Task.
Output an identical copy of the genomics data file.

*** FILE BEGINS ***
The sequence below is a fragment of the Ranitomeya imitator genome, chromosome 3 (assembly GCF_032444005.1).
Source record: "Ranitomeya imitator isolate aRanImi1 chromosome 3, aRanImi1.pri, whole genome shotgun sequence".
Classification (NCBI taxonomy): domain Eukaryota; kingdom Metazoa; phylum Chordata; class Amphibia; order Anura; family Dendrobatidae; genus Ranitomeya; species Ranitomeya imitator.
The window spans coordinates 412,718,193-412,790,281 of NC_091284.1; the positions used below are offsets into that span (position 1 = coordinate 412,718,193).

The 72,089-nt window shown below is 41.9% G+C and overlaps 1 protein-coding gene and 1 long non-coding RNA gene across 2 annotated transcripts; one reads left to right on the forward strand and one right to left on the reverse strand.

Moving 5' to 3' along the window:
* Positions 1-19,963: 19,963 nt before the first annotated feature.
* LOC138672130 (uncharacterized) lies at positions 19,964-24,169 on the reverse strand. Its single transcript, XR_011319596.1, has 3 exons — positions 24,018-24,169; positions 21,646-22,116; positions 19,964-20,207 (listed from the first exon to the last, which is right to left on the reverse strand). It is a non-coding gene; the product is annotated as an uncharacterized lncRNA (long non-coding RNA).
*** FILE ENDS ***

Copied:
The sequence below is a fragment of the Ranitomeya imitator genome, chromosome 3 (assembly GCF_032444005.1).
Source record: "Ranitomeya imitator isolate aRanImi1 chromosome 3, aRanImi1.pri, whole genome shotgun sequence".
Classification (NCBI taxonomy): domain Eukaryota; kingdom Metazoa; phylum Chordata; class Amphibia; order Anura; family Dendrobatidae; genus Ranitomeya; species Ranitomeya imitator.
The window spans coordinates 412,718,193-412,790,281 of NC_091284.1; the positions used below are offsets into that span (position 1 = coordinate 412,718,193).

The 72,089-nt window shown below is 41.9% G+C and overlaps 1 protein-coding gene and 1 long non-coding RNA gene across 2 annotated transcripts; one reads left to right on the forward strand and one right to left on the reverse strand.

Moving 5' to 3' along the window:
* Positions 1-19,963: 19,963 nt before the first annotated feature.
* LOC138672130 (uncharacterized) lies at positions 19,964-24,169 on the reverse strand. Its single transcript, XR_011319596.1, has 3 exons — positions 24,018-24,169; positions 21,646-22,116; positions 19,964-20,207 (listed from the first exon to the last, which is right to left on the reverse strand). It is a non-coding gene; the product is annotated as an uncharacterized lncRNA (long non-coding RNA).